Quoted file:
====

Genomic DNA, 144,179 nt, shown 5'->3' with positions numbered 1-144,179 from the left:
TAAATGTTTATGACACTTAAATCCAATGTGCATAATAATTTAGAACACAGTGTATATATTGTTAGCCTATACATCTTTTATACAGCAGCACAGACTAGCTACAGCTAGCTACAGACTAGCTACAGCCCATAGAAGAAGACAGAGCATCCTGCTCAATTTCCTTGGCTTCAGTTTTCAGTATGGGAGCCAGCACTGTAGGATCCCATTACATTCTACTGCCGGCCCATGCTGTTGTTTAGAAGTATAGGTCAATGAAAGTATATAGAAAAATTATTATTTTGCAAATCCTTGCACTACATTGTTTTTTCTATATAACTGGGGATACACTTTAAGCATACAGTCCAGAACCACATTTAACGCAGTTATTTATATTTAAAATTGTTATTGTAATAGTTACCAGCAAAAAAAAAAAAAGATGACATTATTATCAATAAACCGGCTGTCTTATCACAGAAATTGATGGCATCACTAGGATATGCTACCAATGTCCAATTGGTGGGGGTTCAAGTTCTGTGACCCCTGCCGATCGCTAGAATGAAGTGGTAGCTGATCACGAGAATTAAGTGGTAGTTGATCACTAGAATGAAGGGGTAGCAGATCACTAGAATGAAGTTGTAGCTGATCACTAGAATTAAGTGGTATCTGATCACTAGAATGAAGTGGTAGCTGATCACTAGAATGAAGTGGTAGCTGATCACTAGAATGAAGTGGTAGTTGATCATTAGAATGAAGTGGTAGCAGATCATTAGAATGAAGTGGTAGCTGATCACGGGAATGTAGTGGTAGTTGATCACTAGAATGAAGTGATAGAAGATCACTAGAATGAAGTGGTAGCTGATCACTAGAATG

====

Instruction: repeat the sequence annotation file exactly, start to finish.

Genomic DNA, 144,179 nt, shown 5'->3' with positions numbered 1-144,179 from the left:
TAAATGTTTATGACACTTAAATCCAATGTGCATAATAATTTAGAACACAGTGTATATATTGTTAGCCTATACATCTTTTATACAGCAGCACAGACTAGCTACAGCTAGCTACAGACTAGCTACAGCCCATAGAAGAAGACAGAGCATCCTGCTCAATTTCCTTGGCTTCAGTTTTCAGTATGGGAGCCAGCACTGTAGGATCCCATTACATTCTACTGCCGGCCCATGCTGTTGTTTAGAAGTATAGGTCAATGAAAGTATATAGAAAAATTATTATTTTGCAAATCCTTGCACTACATTGTTTTTTCTATATAACTGGGGATACACTTTAAGCATACAGTCCAGAACCACATTTAACGCAGTTATTTATATTTAAAATTGTTATTGTAATAGTTACCAGCAAAAAAAAAAAAAGATGACATTATTATCAATAAACCGGCTGTCTTATCACAGAAATTGATGGCATCACTAGGATATGCTACCAATGTCCAATTGGTGGGGGTTCAAGTTCTGTGACCCCTGCCGATCGCTAGAATGAAGTGGTAGCTGATCACGAGAATTAAGTGGTAGTTGATCACTAGAATGAAGGGGTAGCAGATCACTAGAATGAAGTTGTAGCTGATCACTAGAATTAAGTGGTATCTGATCACTAGAATGAAGTGGTAGCTGATCACTAGAATGAAGTGGTAGCTGATCACTAGAATGAAGTGGTAGTTGATCATTAGAATGAAGTGGTAGCAGATCATTAGAATGAAGTGGTAGCTGATCACGGGAATGTAGTGGTAGTTGATCACTAGAATGAAGTGATAGAAGATCACTAGAATGAAGTGGTAGCTGATCACTAGAATG